Warpath Mommy

bus Well, I am on the warpath lately. My current issue – meeting the educational needs of my youngest child.

At the beginning of kindergarten, I waited for our (we totally love her) teacher to notice our son’s academic abilities. Didn’t happen. So, I thought, maybe their evaluations don’t include higher-level material because the kids aren’t supposed to know those things yet.

So, I set a meeting to discuss it.

Prior to the meeting the teacher tested him and at the meeting told me he reads at about a 3rd grade level. And there is no test for math.

“What about the TAG (talented and gifted program)?” I asked. “How does it work?” The answer:  We can work with him in the classroom, but TAG doesn’t begin for our students until the 3rd grade.

Huh.

Our kindergarten teacher is organized and very committed to doing a great job for her students. And she has a lot of kids to teach and is doing her best to meet his needs with the time and resources she has. (I am not knocking her at all. She’s a rock star, and we love her.)

But this kid says and does things with math, logic, language and vocabulary that indicate to my husband and me that there’s a whole lot going on in his mind that we don’t expect to be there yet.

At school, I am seeing signs laziness and a slight increase in behavioral issues that has led me to consider he may need a different type of environment in order to be challenged and get the most out of his education.

There was a really interesting article in The Boston Globe recently called The Poor Neglected Gifted Child that talked about how kids in this category fall through the cracks in public schools. From what I gather, it’s not a new problem, but it’s new to me.

So, I’m concerned.

I’m reading, and I am talking to people. And I am forming opinions…on my warpath.

If anyone has any insights, I’d love to hear what you think.

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3 Responses to Warpath Mommy

  1. Lisa April 4, 2014 at 1:22 pm #

    This is a real problem and the only really good solution is homeschooling. Boredom isn’t lasiness. When something isn’t a challenge doing it loses it’s appeal; how many people really enjoy folding clothes? What’s worse is that the work to them is just busy work. They don’t need the repetition to remember a concept they already have mastered. Learning at home allows the child to dig deeper into a subject at their own pace. TAP programs are wonderful as are advanced placement programs, but they are still institutionalized learning. Children still get held back or pushed forward according to the needs of the group. What’s more, I know that you could do it. It doesn’t surprise me that you have a gifted child. Other than that, have you thought about other educational models such as Montessori? Ireally wish you the best as you make the decision about how to educate him.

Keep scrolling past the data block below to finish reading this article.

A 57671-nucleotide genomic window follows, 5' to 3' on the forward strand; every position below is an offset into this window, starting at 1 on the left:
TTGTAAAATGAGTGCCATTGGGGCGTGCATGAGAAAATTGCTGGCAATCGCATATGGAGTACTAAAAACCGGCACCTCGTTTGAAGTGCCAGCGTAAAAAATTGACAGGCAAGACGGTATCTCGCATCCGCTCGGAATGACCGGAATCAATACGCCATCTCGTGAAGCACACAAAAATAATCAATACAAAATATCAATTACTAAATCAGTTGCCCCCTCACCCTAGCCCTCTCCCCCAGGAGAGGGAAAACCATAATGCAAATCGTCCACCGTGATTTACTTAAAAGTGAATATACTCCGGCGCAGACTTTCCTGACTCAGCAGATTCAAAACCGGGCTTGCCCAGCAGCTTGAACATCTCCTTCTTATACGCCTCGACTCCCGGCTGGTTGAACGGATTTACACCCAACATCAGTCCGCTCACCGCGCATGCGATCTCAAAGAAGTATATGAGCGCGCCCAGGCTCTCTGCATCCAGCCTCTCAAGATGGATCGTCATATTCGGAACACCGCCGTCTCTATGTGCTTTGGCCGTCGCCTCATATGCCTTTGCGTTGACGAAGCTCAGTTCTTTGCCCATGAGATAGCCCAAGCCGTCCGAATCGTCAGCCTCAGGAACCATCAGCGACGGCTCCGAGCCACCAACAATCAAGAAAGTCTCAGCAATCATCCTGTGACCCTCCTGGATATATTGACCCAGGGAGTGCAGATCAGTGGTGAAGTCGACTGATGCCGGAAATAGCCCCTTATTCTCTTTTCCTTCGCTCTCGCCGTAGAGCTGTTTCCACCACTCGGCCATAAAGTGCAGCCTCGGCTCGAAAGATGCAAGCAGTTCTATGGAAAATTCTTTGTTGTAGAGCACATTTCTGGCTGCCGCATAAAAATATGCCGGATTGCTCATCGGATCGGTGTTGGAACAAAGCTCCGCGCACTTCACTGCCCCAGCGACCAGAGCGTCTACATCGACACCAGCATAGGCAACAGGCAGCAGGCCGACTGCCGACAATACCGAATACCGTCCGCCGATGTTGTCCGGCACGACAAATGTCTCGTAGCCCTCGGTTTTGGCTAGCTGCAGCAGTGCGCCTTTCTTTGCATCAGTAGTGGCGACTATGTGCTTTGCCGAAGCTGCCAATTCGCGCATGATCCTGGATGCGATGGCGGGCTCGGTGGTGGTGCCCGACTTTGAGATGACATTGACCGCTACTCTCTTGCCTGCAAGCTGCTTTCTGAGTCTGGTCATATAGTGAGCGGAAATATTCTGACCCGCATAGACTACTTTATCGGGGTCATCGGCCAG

2. Heather April 4, 2014 at 5:31 pm #

    Thanks, Lisa, for your kind words and for sharing your ideas. Homeschooling is not for us. (I’m too impatient and he and I are both so stubborn.)’

    I’m not opposed to institutionalized learning, but the current situation is probably not the best one for this kiddo.

    I made a bunch of appointments to tour different schools and hope that the right path becomes clear along the way.

    Thanks for chiming in with your insights. Hope you and your family are well.
    Hedda
    PS: TAP (I hadda look it up) means Tuition Assistance Program in case anyone else read that and was unfamiliar.

  3. Jennifer Johnsey April 7, 2014 at 6:05 pm #

    I am in the process of deciding to start my son in Kindergarten this fall. He turns 5 on August 21st. Some say I should hold him back but my gut says to send him forward. He is smart and I fear holding him in Pre-K will leave him bored and restless. He needs a challenge as well. So forward we go!

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